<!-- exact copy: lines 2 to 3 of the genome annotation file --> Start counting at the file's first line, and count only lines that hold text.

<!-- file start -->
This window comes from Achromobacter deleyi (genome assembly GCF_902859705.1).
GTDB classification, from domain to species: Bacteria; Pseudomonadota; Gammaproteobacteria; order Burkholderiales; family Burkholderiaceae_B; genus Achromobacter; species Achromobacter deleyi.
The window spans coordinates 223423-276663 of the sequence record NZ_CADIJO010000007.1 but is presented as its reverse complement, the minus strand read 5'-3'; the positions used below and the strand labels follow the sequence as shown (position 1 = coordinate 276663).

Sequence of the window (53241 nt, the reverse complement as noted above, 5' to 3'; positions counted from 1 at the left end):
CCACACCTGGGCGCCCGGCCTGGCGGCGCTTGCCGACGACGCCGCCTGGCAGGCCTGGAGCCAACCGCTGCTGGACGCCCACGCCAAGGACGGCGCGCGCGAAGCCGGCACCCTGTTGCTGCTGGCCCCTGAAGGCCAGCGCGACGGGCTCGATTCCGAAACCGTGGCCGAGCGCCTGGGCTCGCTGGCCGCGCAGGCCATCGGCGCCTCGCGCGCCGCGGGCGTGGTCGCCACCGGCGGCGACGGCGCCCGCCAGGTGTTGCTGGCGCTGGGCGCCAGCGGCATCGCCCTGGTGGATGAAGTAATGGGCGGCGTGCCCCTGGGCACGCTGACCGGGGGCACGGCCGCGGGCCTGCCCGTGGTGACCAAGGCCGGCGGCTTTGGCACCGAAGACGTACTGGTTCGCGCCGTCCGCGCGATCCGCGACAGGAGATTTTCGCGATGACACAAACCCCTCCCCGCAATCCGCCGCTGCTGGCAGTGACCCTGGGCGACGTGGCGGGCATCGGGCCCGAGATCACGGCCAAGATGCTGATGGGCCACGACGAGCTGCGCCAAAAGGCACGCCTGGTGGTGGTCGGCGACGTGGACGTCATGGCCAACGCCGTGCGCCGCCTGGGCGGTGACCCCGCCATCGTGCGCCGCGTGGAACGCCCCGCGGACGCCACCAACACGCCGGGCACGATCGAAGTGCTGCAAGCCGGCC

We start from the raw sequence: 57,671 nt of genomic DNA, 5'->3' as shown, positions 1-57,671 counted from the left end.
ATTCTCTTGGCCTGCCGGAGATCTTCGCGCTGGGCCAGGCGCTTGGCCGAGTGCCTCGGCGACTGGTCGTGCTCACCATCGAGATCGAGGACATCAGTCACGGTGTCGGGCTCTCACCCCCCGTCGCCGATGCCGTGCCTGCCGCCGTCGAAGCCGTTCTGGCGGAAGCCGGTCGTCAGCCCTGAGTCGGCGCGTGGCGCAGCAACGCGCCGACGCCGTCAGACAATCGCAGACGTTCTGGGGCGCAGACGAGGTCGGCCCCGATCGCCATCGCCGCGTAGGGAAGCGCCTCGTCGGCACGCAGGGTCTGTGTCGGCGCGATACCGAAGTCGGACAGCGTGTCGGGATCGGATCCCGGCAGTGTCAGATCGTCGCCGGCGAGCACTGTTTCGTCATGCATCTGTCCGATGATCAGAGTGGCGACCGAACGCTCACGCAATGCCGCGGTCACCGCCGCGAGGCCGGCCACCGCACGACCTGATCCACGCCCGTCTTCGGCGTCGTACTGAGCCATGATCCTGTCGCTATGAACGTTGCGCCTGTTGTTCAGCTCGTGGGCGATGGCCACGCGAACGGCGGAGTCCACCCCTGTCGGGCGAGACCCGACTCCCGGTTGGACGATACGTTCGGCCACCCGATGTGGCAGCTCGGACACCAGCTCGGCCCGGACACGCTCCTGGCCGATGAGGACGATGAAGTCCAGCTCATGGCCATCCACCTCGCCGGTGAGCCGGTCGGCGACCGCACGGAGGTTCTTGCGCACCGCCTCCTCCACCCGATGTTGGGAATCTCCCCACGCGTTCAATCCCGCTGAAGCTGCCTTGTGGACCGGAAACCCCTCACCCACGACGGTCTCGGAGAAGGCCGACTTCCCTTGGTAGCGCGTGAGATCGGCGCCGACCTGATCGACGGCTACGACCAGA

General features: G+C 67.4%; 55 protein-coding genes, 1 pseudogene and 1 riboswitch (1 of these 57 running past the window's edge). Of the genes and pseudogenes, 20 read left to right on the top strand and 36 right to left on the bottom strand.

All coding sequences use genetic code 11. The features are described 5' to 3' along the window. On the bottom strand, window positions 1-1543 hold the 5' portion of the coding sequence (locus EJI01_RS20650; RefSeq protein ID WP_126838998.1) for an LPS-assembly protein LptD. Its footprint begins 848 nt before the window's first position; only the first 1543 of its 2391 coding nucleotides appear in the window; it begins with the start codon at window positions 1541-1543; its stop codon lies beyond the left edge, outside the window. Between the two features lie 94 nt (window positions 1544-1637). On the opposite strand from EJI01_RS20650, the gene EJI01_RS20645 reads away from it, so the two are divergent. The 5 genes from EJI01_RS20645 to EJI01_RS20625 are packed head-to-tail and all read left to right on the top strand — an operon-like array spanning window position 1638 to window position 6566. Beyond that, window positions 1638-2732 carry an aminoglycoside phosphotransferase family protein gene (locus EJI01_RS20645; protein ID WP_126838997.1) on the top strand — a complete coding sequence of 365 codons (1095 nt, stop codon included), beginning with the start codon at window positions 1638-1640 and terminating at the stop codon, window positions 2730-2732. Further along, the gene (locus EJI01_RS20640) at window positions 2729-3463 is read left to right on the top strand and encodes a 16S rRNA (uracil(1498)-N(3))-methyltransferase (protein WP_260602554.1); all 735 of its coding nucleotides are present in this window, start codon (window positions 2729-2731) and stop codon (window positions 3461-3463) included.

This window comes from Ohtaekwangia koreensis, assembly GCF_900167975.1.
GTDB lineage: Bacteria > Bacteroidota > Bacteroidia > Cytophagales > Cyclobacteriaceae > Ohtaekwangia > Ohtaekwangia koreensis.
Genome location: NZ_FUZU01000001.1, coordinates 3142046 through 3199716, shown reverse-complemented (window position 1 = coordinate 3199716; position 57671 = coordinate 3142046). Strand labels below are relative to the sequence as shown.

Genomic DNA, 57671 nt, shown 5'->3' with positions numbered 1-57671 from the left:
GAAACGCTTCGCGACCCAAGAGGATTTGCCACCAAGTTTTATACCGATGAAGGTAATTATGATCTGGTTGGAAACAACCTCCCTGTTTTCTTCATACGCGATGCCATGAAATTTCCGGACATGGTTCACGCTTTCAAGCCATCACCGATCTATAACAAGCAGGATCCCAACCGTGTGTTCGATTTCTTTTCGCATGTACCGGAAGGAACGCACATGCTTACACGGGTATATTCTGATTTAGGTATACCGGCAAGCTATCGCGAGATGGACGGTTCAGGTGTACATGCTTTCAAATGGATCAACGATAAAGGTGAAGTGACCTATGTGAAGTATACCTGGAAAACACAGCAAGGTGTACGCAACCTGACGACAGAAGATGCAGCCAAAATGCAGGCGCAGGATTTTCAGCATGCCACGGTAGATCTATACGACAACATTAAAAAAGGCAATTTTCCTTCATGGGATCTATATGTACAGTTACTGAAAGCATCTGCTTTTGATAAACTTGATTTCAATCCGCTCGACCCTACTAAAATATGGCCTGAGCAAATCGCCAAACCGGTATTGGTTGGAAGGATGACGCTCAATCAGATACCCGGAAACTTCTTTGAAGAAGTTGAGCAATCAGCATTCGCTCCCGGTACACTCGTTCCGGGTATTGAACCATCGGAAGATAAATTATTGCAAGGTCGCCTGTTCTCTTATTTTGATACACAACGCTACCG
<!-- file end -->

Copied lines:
GTDB classification, from domain to species: Bacteria; Pseudomonadota; Gammaproteobacteria; order Burkholderiales; family Burkholderiaceae_B; genus Achromobacter; species Achromobacter deleyi.
The window spans coordinates 223423-276663 of the sequence record NZ_CADIJO010000007.1 but is presented as its reverse complement, the minus strand read 5'-3'; the positions used below and the strand labels follow the sequence as shown (position 1 = coordinate 276663).